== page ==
Yes, they are stomping by again. A year after the dreaded cicadas, a decidedly more pleasant syncopated sound filled our ears and engulfs our senses. I will attempt to use the word phenomenon only once, but “Riverdance” is back and, surprisingly, appearing at the Kennedy Center for the first time.
The return of “Riverdance” is a thunderous sign that the two-year, arts and life reset is over. Creator, Sir Terry Wogan, announced to the eagerly anticipating St. Paddy’s day audience that the cast and crew had to abruptly stop their tour in March 2020 at Radio City Music Hall. Everyone connected with it had to find their way home. Now reunited and on the road again, this is billed as the reimagined “Riverdance” 25th Anniversary Show. After more than 15,000 performances, you would think that this sound and motion spectacle might cause a few “ho hum” reactions from the performers and to those who have experienced the show several times. Not a chance.
…an ensemble-driven uniformity of motion—at times nuanced, at times explosive…unforgettable.
This being the comeback tour of the Irish dance and music extravaganza, the creative minds felt compelled to inject added visual and audio effects. Veteran “Riverdance” followers will appreciate the quite amazing 3D animated backdrops that give each scene new perspective—a realistic babbling brook or a haunting moonlit night.
The show originally featured the oversized ego and testosterone-glazed machismo of Michael Flatley, juxtaposed with the technical brilliance and ice maiden sultriness of Jean Butler, both Irish dancing champions. Since that personality-driven inception, the ensuing editions of “Riverdance” have been true ensembles, with many interchangeable parts supporting the show and swapping out the two lead dance roles, sometimes thought of as the thematic Lord and Lady of the Dance.
Fergus Fitzpatrick and Amy-Mae Dolan were the male and female leads, with Dolan a near double for Simmons as a fiery, flaxen-haired lass. Fitzpatrick is fit as a fiddle (as we later see in the pastoral scene with Dolan) and exhibits a sunny smile and technical brilliance throughout the show. Throughout the tour’s run, lead dancers Will Bryant and James Greenan will rotate in as the male lead and Anna Mai Fitzpatrick, Maggie Darlington, and Meadhbh Kennedy will do the same as the female lead, due to the strenuous nature of the show.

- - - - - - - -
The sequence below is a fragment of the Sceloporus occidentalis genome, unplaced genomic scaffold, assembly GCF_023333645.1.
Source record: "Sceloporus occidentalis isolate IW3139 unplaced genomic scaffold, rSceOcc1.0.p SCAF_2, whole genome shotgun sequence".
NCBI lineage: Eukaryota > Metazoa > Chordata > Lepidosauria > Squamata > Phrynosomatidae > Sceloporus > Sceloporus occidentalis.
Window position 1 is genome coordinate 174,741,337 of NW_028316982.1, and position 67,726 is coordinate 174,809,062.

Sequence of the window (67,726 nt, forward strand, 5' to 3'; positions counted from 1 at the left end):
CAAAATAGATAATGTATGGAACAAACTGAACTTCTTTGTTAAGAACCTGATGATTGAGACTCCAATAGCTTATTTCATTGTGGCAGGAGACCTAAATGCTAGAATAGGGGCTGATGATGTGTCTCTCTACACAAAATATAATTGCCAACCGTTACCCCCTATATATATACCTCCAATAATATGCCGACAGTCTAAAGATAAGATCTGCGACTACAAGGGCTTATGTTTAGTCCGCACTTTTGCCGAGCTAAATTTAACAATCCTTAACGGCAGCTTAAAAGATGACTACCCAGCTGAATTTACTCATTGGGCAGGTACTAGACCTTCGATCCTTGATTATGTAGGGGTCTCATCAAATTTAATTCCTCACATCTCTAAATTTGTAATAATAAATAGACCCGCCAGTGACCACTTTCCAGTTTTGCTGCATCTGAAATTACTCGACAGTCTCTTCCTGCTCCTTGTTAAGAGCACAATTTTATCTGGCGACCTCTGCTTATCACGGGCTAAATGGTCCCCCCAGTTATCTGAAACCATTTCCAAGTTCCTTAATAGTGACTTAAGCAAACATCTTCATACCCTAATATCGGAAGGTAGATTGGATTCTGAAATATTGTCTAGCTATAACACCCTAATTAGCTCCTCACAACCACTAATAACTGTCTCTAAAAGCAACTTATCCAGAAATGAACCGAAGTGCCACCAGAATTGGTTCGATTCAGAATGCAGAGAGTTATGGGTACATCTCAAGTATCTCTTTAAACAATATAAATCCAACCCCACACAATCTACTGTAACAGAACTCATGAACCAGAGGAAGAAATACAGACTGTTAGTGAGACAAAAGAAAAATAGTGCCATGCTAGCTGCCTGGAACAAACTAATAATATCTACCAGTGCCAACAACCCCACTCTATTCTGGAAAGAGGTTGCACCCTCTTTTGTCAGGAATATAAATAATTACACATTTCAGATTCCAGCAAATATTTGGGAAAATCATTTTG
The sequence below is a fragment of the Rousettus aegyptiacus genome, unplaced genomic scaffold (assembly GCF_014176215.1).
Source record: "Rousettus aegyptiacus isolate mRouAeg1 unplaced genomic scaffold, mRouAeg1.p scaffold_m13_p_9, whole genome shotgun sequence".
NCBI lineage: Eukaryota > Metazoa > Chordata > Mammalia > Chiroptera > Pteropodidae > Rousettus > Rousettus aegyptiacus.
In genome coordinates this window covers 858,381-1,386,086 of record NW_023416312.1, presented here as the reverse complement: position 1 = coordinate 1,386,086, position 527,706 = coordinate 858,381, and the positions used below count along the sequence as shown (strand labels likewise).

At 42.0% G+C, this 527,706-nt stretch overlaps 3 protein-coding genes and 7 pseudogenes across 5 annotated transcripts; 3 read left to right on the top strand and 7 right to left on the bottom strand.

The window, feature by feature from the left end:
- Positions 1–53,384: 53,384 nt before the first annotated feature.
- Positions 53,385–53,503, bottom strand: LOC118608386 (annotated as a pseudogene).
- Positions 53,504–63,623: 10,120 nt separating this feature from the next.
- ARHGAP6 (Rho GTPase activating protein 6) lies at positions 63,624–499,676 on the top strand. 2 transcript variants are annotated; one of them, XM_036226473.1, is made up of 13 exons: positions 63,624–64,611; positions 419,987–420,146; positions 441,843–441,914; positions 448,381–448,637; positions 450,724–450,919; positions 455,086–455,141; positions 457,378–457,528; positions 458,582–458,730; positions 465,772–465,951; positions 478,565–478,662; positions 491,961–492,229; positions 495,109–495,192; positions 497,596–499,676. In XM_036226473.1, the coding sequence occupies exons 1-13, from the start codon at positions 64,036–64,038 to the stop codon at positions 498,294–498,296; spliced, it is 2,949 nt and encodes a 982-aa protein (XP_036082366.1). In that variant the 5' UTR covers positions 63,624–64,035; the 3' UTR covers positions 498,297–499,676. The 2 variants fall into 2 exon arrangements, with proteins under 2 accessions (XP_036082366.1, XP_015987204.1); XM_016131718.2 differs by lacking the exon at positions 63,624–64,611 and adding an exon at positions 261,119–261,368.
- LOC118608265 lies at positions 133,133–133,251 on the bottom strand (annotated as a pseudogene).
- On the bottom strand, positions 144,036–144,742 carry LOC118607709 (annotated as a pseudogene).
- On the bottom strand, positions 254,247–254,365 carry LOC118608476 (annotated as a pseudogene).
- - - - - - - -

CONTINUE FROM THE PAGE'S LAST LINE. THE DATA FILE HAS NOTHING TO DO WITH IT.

Reimagining aside, the creators know their bread and butter. The classic Irish, syncopated dance lines thrillingly open and close the show, interspersed with many other vignettes from Irish folklore and other dance traditions, notably Russian and Spanish. Even the main dance choreography is credited to Flatley and Simmons, so little has changed. But that is not an issue.
One of the fascinating vignettes in the show is the performance by flamenco impresario, Rocio Dusmet, in “Firedance.” We watch her amazingly evocative movement, and then, unexpectedly, she is joined by two of the male Irish dancers. The mix of styles brought together onstage was eye-opening.
Speaking of contrasting styles, one of the highlights of the show was “Trading Taps” featuring the bravura performances of American tappers Dharmish Patel and Tyler Knowlin. Showing the NY jive, street dancing style, their freelance tapping was technically exquisite and joyful, actually showing much more variety of motion than the Irish dancers that joined them in an onstage tap-off. A stunning explosion of tapping speed pushed the dancers to the limit. Reminiscent of “West Side Story,” the Irish and African American tap dancers went back and forth, exchanging routines, to the raucous delight of the crowd, before the dancers joined together in cultural unity.
The musical accompaniment, especially the fiddle, worked well as a counterpoint to all the movement, if a little long at times in the solos. The musicians—fiddler Haley Richardson, drummer/bodhran player Mark Alfred, saxophonist Emma Frampton, and Tara Howley on ullean pipes/concertina—were accomplished and engaging. The singers were competent, but in such a fast moving show, the songs actually slowed down the momentum.
I especially enjoyed the pastoral scene, reminiscent of “A Midsummer Night’s Dream,” with Fitzpatrick and Dolan showing their versatility and physique with slow, sensual ballet moves.
Costumes by Joan Bergin were effective—males are in streamlined black attire and women in lighter garb to capture the lights. Composer Bill Wheelan has kept the natural flow of musical success, though the bass needs some toning down. Director John McClogan knows the show well and has integrated the parts admirably. But the essence of “Riverdance” is ensemble-driven uniformity of motion—at times nuanced, at times explosive. It is at its best when the troupe is aligned left to right with purpose and power, and it always works.
If you‘ve not seen “Riverdance,” the experience is unforgettable.
Running Time: Two hours and 15 minutes with one intermission.
“Riverdance” runs through March 27, 2022 at the Opera House, John F. Kennedy Center for the Performing Arts, 2700 F St NW, Washington, DC 20566. For tickets and information, go to this link. For more information on upcoming performances at the Kennedy Center, go to their website.